In 1494, Sebastian Brant published Das Narrenschiff, or The Ship of Fools, a popular satirical tract describing a representative cargo of follies and vices, undertaken by an ensemble of characters, voyaging towards the destination of Narragonia – the island of fools. Chapters were devoted to such offences as Arrogance Toward God, Marrying for Money, and Noise in Church. The idea also inspired Hieronymous Bosch’s painting, Ship of Fools. The Ships of Fools existed in reality as the mentally ill were indeed transported around the waterways of medieval Europe….
“Renaissance men developed a delightful, yet horrible way of dealing with their mad denizens: they were put on a ship and entrusted to mariners because folly, water, and sea, as everyone then ‘knew’ had an affinity for each other. Thus, ‘Ship of Fools’ crisscrossed the sea and canals of Europe with their comic and pathetic cargo of souls. Some of them found pleasure and even a cure in the changing surroundings, in the isolation of being cast off, while others withdrew further, became worse, or died alone and away from their families. The cities and villages which had thus rid themselves of their crazed and crazy, could now take pleasure in watching the exciting sideshow when a ship full of foreign lunatics would dock at their harbours.” Jose Barchilon. Madness and Civilization
The metaphor has been inverted to become a more positive and progressive worldwide public art project. The Ship of Tolerance by artists’ Ilya and Emilia Kabakov will be presented at Brooklyn Bridge Park on September 27, 2013 as part of the 17th annual DUMBO Arts Festival. It is a global project dedicated to educating and connecting children from different continents, cultures, and identities through the universal language of art. It first launched in Siwa, Egypt in 2005 and since then has been created in Venice, Italy; San Moritz, Switzerland; Sharjah, UAE; Miami, FL; Havana, Cuba, and Moscow.
Human beings are members of a whole,
In creation of one essence and soul.
If one member is afflicted with pain,
Other members uneasy will remain.
If you’ve no sympathy for human pain,
The name of human you cannot retain.
— Saadi, Persian poet, 12th century —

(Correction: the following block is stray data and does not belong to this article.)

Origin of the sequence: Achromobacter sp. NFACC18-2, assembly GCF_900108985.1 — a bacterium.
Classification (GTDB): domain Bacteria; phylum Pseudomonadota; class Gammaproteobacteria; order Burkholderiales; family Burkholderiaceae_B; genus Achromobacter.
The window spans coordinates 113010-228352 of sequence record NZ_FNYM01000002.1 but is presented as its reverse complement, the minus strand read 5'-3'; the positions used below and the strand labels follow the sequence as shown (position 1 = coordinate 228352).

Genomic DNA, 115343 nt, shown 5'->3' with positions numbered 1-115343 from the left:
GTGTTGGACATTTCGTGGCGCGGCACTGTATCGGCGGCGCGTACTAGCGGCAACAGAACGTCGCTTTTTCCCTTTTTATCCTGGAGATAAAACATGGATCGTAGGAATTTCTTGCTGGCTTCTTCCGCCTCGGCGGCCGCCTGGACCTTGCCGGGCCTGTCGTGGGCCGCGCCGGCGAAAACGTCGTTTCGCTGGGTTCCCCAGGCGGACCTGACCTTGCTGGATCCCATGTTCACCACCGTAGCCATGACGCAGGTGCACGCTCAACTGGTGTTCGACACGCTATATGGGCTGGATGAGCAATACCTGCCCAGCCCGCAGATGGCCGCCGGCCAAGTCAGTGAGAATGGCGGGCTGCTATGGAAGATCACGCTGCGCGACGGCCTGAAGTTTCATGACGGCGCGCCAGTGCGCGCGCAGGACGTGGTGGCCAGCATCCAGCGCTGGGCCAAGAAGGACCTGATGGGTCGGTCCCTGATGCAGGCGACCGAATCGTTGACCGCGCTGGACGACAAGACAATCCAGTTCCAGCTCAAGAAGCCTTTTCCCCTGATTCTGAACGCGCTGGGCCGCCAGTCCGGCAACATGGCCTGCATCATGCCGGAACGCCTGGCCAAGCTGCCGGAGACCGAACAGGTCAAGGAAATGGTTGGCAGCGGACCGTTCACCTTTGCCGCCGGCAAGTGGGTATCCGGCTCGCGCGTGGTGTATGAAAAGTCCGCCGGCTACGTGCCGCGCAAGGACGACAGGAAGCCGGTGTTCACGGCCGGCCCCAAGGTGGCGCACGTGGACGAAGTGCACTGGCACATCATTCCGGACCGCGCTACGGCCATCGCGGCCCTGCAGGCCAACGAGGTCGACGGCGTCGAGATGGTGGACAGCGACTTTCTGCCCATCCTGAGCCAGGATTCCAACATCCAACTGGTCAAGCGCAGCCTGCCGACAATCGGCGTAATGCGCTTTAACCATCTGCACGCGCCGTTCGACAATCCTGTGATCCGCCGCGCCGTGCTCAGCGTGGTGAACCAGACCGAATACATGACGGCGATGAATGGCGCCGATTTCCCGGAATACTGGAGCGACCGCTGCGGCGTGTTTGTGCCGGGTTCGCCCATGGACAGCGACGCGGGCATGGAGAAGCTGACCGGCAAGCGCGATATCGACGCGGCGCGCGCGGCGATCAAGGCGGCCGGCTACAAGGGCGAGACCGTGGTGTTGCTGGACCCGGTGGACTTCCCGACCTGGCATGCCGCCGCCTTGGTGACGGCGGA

The mission of The Ship of Tolerance is to educate and connect youth of different continents, cultures, and identities through the language of art. The ship is a conceptual piece intended to reflect how divergent cultures interpret tolerance and how these interpretations overlap. The ship’s sails are stitched together from paintings by hundreds of local schoolchildren from different ethnic and social backgrounds, and convey a message of tolerance and hope. By participating in the creation of this ship children learn about respecting different cultures and ideas while appreciating how they differ from their own. In short, through this creative process they will both demonstrate and gain a vibrant lesson in tolerance.
The Ship of Tolerance at Brooklyn is a joint collaboration with Studio in a School art instructors who led workshops for hundreds of students, aged 5 to 13, in public schools throughout the five boroughs. By July 2013, more than 500 children had made paintings expressing their interpretations of tolerance. An additional 100 paintings were created in drawing sessions in city parks on Staten Island and Brooklyn hosted by Studio in a School and The Noble Maritime Collection. A selection of 150 student paintings were sewn together to create the sail for the ship, with the remaining paintings on display throughout the city.
The ship is built anew for each venue and for Brooklyn the ship was built at Miller’s Launch, Staten Island over two weeks. Originally modeled after an ancient Egyptian sailing vessel, the ship is constructed with a wood frame and measures approximately 66-feet long by 23-feet wide.
This is the sixth manifestation of the ship. Originally the artists intended to construct two ships and simultaneously unveil one in Miami and the other in Havana, celebrating the historical and cultural ties between the two. This proved politically impossible, and as a compromise, one ship graced Miami’s shores during Art Basel during December 2012, and another now resides on the grounds of Old Havana’s historic fortress, Castillo de la Real Fuerza, for the duration of the Biennial. After that, it was donated to the Maritime Museum as an educational facility.
The Ship of Tolerance is in Brooklyn Bridge Park from September 27 – October 8th 2013 as part of the 17th annual DUMBO Arts Festival.
Ilya and Emilia Kabakov’s work has been exhibited in the Museum of Modern Art in New York, the Hirshhorn Museum in Washington DC, Museum of Contemporary Art in Chicago, Whitney Museum of American Art, the Stedelijk Museum in Amsterdam, Centre George Pompidou, Paris, State Hermitage Museum in St. Petersburg. In 1993 they represented Russia at the 45th Venice Biennale with their installation The Red Pavilion. They have also completed many public commissions in Europe and received a number of honours and awards, including the Oscar Kokoschka Preis, Vienna, in 2002, and the Chevalier des Arts et des Lettres, Paris, in 1995. In 2008 they were awarded the Praemium Imperiale. The Ship of Tolerance project was awarded the Cartier Prize for the best art project of the year in 2010.
The Ship of Tolerance. Havana, Cuba
The Ship of Tolerance. Venice, with Ilya Kabakov
The Ship of Tolerance. Siwa, Egypt, 2005